07 августа 2013 11:30

China fines baby formula firms $108 million for price-fixing: Xinhua

ПОДЕЛИТЬСЯ

China has fined six mostly foreign baby formula companies a total of $108 million for price-fixing, AFP reports citing the official Xinhua news agency. The firms fined were Mead Johnson and Abbott from the US, Dumex, a subsidiary of France's Danone, Friesland of the Netherlands, New Zealand giant Fonterra -- at the centre of a health scare this week -- and China's Biostime, Xinhua said, citing the National Development and Reform Commission (NDRC). In a corporate statement, Mead Johnson said it had been handed a penalty of 204 million yuan ($33 million). Biostime said in a filing to the Hong Kong stock exchange that it had been given a 163 million yuan fine. Fonterra, which has had to recall products in several countries this week over a botulism scare, was fined 4.5 million yuan, it said. It cooperated fully with Chinese authorities and accepted their decision, it said. "The investigation leaves us with a much clearer understanding of expectations around implementing pricing policies which is useful as we progress our future business plans," Fonterra's president for Greater China and India, Kelvin Wickham, said in a statement. He added that Fonterra's fine was "in the lowest range" of the penalties handed out. The NDRC, China's top economic planner, launched the investigation into high prices it said resulted from a monopoly-like situation, mostly targeting overseas firms. Several of them announced price cuts last month. Xinhua said that three companies -- Wyeth, which is owned by Swiss giant Nestle, Japan's Meiji, and Chinese firm Beingmate -- had been exempted from punishment in the inquiry. The NDRC said they provided important evidence and carried out active self-rectification, it added.


China has fined six mostly foreign baby formula companies a total of $108 million for price-fixing, AFP reports citing the official Xinhua news agency. The firms fined were Mead Johnson and Abbott from the US, Dumex, a subsidiary of France's Danone, Friesland of the Netherlands, New Zealand giant Fonterra -- at the centre of a health scare this week -- and China's Biostime, Xinhua said, citing the National Development and Reform Commission (NDRC). In a corporate statement, Mead Johnson said it had been handed a penalty of 204 million yuan ($33 million). Biostime said in a filing to the Hong Kong stock exchange that it had been given a 163 million yuan fine. Fonterra, which has had to recall products in several countries this week over a botulism scare, was fined 4.5 million yuan, it said. It cooperated fully with Chinese authorities and accepted their decision, it said. "The investigation leaves us with a much clearer understanding of expectations around implementing pricing policies which is useful as we progress our future business plans," Fonterra's president for Greater China and India, Kelvin Wickham, said in a statement. He added that Fonterra's fine was "in the lowest range" of the penalties handed out. The NDRC, China's top economic planner, launched the investigation into high prices it said resulted from a monopoly-like situation, mostly targeting overseas firms. Several of them announced price cuts last month. Xinhua said that three companies -- Wyeth, which is owned by Swiss giant Nestle, Japan's Meiji, and Chinese firm Beingmate -- had been exempted from punishment in the inquiry. The NDRC said they provided important evidence and carried out active self-rectification, it added.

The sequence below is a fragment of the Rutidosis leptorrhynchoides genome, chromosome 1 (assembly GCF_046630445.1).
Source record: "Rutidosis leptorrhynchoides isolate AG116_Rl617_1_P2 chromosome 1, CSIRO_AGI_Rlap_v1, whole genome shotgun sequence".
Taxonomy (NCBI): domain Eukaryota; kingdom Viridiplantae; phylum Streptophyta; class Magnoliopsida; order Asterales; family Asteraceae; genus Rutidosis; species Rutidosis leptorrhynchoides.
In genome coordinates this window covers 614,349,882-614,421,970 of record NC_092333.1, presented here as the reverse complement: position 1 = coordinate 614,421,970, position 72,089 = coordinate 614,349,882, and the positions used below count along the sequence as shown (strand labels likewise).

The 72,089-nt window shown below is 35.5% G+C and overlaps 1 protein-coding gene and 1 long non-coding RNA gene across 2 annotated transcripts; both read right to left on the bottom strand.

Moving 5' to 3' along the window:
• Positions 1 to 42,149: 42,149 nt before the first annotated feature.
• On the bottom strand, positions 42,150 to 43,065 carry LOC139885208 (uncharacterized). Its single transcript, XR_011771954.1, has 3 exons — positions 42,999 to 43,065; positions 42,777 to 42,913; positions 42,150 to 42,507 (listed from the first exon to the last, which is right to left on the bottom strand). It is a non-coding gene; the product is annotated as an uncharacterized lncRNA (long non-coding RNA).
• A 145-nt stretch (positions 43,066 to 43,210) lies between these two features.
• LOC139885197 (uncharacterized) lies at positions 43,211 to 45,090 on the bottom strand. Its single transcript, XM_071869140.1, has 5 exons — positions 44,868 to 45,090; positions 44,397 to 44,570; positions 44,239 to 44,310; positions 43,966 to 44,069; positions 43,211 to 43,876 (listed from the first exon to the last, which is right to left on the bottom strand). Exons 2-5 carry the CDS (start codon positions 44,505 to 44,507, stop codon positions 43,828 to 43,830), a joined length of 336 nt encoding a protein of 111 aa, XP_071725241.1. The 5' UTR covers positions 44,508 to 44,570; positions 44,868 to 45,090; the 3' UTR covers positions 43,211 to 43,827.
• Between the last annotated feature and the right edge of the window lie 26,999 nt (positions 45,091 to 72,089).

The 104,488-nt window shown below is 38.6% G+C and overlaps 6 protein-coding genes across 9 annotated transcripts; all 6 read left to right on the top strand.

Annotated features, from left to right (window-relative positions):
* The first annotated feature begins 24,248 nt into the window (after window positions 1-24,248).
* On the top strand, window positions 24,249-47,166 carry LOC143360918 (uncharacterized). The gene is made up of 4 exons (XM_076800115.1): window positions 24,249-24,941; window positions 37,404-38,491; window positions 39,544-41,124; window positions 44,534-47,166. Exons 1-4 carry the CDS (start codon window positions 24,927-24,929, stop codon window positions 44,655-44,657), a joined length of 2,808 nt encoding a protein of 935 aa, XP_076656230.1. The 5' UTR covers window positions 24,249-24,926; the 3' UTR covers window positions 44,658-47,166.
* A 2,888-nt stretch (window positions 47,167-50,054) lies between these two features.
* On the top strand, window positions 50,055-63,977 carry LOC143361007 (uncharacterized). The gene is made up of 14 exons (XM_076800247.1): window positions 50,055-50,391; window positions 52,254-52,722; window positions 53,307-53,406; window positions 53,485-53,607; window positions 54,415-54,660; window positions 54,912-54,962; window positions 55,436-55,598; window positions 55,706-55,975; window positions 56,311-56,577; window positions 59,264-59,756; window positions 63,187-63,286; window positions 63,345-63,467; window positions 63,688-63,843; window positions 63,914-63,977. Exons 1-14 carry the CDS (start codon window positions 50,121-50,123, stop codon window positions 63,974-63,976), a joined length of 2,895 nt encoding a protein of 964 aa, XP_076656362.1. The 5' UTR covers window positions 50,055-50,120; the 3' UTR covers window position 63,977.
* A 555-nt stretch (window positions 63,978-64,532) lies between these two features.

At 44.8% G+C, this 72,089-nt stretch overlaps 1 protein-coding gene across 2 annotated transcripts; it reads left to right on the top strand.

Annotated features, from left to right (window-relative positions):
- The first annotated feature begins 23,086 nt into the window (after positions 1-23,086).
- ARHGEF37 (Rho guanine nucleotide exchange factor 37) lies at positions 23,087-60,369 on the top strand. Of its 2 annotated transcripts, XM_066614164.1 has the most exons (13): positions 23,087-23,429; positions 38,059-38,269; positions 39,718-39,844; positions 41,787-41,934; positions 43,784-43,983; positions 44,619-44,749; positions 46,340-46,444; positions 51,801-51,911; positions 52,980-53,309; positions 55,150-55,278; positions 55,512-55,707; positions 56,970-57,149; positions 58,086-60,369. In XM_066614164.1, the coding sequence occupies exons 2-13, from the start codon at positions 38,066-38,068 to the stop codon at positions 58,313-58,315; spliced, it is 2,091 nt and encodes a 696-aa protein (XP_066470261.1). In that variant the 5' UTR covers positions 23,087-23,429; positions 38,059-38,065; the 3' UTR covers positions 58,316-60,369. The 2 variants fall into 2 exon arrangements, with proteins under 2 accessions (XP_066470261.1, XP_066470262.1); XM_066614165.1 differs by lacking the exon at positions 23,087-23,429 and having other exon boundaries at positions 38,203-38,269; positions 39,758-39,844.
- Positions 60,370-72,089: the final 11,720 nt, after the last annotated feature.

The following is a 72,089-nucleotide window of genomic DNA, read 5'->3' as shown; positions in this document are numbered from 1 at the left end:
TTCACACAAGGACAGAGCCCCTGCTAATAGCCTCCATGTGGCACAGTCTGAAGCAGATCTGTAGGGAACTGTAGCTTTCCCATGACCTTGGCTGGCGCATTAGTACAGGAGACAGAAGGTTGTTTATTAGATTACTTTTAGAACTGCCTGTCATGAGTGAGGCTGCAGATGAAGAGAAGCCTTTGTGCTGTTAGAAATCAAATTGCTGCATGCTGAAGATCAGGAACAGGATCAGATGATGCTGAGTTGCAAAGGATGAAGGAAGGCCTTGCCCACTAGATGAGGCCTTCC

Читайте также
Join Telegram

Exchange Rates

 443.14   490.7   4.94 

 

Weather

 

Редакция Advertising
Социальные сети